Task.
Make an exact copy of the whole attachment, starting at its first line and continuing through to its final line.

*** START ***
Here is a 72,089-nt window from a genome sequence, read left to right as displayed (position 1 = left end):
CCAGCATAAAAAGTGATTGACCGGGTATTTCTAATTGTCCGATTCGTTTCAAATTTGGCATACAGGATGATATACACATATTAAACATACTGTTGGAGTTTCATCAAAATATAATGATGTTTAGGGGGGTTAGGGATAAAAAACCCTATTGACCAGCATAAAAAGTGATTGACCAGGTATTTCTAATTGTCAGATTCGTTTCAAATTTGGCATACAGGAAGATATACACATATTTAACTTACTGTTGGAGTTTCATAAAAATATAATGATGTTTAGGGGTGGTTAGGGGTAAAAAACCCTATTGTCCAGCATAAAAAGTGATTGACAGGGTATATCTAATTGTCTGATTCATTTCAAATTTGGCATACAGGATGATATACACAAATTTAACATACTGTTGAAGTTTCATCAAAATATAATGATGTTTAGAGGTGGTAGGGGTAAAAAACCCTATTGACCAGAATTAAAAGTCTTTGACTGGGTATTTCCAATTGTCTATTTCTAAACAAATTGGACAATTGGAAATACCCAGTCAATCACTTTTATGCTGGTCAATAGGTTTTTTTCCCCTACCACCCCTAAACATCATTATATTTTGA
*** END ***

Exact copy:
Here is a 72,089-nt window from a genome sequence, read left to right as displayed (position 1 = left end):
CCAGCATAAAAAGTGATTGACCGGGTATTTCTAATTGTCCGATTCGTTTCAAATTTGGCATACAGGATGATATACACATATTAAACATACTGTTGGAGTTTCATCAAAATATAATGATGTTTAGGGGGGTTAGGGATAAAAAACCCTATTGACCAGCATAAAAAGTGATTGACCAGGTATTTCTAATTGTCAGATTCGTTTCAAATTTGGCATACAGGAAGATATACACATATTTAACTTACTGTTGGAGTTTCATAAAAATATAATGATGTTTAGGGGTGGTTAGGGGTAAAAAACCCTATTGTCCAGCATAAAAAGTGATTGACAGGGTATATCTAATTGTCTGATTCATTTCAAATTTGGCATACAGGATGATATACACAAATTTAACATACTGTTGAAGTTTCATCAAAATATAATGATGTTTAGAGGTGGTAGGGGTAAAAAACCCTATTGACCAGAATTAAAAGTCTTTGACTGGGTATTTCCAATTGTCTATTTCTAAACAAATTGGACAATTGGAAATACCCAGTCAATCACTTTTATGCTGGTCAATAGGTTTTTTTCCCCTACCACCCCTAAACATCATTATATTTTGA